Skip to Content
Biotechnology

Alexa could spot your cardiac arrest—by listening to your breathing

A new system that listens for a telltale gasping sound could get you vital help in time.
An illustration of an Amazon smart speaker and ECG waves.
An illustration of an Amazon smart speaker and ECG waves.
An illustration of an Amazon smart speaker and ECG waves.Ms. Tech / Amazon

If you’re unlucky enough to have a cardiac arrest, your chances are not good. Of the roughly 400,000 people who experience one every year in the US, less than 6% survive. It is the leading cause of natural deaths. However, the likelihood of survival is much higher if you get help quickly: immediate resuscitation can double or triple your chances.

A new tool that uses the microphone in your smart speaker or smartphone to detect warning signs, and then calls for help on your behalf, could help boost survival rates.

The system, developed by researchers at the University of Washington, uses machine learning to identify the telltale gasping sound (known as agonal breathing) that people make when they’re struggling for air. This is an early warning sign for more than half of all cardiac arrests.

The researchers trained the system using clips of agonal breathing captured from 911 calls made in King County, Washington. They used 729 calls yielding 82 hours’ worth of recordings in total. They then trained it on other sounds you might hear in someone’s room, like snoring or noises associated with sleep apnea, to weed out any false positives.

They used two different sets of recordings: sleep sounds collected by 35 volunteers, and those from 12 patients who were participating in a sleep study because they suffered from snoring and apnea. These latter recordings produced some sounds similar to agonal breathing, helping to refine the tool’s accuracy.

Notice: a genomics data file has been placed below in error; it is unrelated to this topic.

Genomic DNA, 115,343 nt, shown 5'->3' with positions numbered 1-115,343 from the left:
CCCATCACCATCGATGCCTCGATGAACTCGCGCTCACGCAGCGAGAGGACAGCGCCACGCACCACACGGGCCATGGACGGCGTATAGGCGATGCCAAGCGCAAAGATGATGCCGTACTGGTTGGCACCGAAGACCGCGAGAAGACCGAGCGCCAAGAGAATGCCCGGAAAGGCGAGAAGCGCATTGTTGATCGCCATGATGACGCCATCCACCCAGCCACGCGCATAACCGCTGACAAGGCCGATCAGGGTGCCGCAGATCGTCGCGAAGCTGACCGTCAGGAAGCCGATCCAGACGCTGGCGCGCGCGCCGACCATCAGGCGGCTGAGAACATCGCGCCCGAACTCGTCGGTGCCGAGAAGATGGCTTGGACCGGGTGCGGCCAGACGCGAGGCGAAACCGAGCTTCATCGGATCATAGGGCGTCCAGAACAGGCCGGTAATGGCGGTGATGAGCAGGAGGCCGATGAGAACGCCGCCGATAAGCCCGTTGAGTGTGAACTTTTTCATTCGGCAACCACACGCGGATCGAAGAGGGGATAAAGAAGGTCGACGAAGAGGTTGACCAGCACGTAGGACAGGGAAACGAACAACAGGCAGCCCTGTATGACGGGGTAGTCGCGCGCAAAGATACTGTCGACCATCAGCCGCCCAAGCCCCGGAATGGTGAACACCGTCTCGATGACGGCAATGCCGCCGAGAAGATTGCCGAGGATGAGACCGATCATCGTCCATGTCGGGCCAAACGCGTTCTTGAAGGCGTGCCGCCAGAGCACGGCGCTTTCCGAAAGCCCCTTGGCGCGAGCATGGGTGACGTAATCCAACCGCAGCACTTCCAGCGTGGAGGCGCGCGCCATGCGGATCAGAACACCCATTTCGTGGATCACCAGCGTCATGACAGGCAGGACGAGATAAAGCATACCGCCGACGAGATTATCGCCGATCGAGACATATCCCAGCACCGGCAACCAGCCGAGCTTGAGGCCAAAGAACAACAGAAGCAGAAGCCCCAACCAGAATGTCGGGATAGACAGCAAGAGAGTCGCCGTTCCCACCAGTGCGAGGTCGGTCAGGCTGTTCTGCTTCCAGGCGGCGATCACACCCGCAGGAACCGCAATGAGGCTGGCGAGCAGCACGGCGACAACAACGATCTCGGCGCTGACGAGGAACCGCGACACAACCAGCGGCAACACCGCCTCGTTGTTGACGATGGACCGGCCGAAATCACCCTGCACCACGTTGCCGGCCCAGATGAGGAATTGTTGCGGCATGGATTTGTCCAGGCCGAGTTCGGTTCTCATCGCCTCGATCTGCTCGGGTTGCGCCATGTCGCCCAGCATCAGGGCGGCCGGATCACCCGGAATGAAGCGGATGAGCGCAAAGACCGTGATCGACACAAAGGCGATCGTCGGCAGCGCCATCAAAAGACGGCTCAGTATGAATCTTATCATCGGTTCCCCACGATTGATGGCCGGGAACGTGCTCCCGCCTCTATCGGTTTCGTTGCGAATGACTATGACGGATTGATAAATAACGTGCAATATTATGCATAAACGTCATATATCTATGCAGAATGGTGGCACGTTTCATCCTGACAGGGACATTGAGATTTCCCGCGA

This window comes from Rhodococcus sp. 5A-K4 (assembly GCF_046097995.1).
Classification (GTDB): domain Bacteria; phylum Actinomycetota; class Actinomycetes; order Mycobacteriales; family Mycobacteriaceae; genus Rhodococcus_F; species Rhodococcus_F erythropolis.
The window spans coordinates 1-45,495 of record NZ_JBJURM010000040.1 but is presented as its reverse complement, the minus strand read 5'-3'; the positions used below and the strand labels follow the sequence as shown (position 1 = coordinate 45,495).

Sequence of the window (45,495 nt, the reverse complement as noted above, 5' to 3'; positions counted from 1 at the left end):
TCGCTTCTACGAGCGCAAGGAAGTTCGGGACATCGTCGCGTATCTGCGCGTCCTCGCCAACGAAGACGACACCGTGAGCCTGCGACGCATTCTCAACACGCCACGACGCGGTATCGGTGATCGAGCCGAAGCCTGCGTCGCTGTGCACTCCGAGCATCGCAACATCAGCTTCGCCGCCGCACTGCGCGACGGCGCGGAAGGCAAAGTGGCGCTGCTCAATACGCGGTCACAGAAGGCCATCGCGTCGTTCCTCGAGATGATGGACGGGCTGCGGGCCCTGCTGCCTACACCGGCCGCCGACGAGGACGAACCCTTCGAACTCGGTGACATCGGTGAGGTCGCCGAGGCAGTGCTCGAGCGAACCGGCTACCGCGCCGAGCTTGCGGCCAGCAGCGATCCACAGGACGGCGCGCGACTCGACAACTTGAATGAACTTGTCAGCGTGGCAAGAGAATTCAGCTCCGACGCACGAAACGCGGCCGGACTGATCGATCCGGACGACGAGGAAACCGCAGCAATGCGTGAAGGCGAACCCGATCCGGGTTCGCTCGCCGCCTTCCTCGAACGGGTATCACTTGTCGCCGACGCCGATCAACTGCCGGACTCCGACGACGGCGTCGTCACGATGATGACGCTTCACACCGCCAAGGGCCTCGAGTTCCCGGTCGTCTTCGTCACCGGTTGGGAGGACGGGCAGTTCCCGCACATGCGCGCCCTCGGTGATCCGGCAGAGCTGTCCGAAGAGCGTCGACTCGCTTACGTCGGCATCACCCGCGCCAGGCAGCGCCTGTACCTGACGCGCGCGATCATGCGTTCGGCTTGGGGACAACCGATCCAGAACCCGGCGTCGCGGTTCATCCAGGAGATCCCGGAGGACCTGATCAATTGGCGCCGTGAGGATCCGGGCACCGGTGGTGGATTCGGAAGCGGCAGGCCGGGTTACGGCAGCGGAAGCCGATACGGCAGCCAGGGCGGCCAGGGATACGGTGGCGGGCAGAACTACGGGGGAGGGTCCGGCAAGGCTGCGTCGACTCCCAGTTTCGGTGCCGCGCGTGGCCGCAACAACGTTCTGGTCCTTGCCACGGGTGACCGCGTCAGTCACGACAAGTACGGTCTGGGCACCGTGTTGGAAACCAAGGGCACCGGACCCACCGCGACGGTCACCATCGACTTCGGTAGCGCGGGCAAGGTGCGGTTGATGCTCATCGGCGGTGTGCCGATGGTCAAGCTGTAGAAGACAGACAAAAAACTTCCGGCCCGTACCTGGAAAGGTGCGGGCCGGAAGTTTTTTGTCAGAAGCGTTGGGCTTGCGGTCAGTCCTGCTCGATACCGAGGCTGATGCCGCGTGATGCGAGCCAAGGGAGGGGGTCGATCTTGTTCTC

“When we tested it on our system, we found a 0.2% false positive rate in the volunteer group and a 0.1% rate in the sleep study,” says Justin Chan, who led the research.

The system managed to correctly identify agonal breathing in 97% of instances, from up to 20 feet away.

The tool, described in npj Digital Medicine today, is still at the proof-of-concept stage, so it’s many years away from being available to the public, although the researchers plan to commercialize it eventually. “There’s lots of work we’d have to do before we use this at scale,” Chan said.

He also suggested that if it were implemented in real life, it would make sense for the system to emit a 15- or 30-second warning to users that the emergency services are about to be called, so they have the chance to cancel in the event it’s a false alarm. It’s intended to be used in bedrooms, as this is where most cardiac arrests happen inside people’s homes.

There are still several challenges to overcome before the system can be launched, chiefly privacy issues, according to Peter Chai, an assistant professor of emergency medicine at Brigham and Women’s Hospital in Boston.

“There are questions around what you do with ambient noise of others in a room, or if you’re gathering information from a phone’s microphone, or what you do with inadvertent recording,” he says.

Deep Dive

Biotechnology

conceptual illustration of a stork with a baby
conceptual illustration of a stork with a baby

How Silicon Valley hatched a plan to turn blood into human eggs

A well-connected startup company is trying to rewrite the rules of reproduction.

Death and Jeff Bezos
Death and Jeff Bezos

Meet Altos Labs, Silicon Valley’s latest wild bet on living forever

Funders of a deep-pocketed new "rejuvenation" startup are said to include Jeff Bezos and Yuri Milner.

The miracle molecule that could treat brain injuries and boost your fading memory

Discovered more than a decade ago, a remarkable compound shows promise in treating everything from Alzheimer’s to brain injuries—and it just might improve your cognitive abilities.

brain interface with cursor concept
brain interface with cursor concept

Brain implants could be the next computer mouse

What the world’s fastest brain-typist is telling us about the future of computer interfaces.

Stay connected

Illustration by Rose WongIllustration by Rose Wong

Get the latest updates from
MIT Technology Review

Discover special offers, top stories, upcoming events, and more.

Thank you for submitting your email!

Explore more newsletters

It looks like something went wrong.

We’re having trouble saving your preferences. Try refreshing this page and updating them one more time. If you continue to get this message, reach out to us at customer-service@technologyreview.com with a list of newsletters you’d like to receive.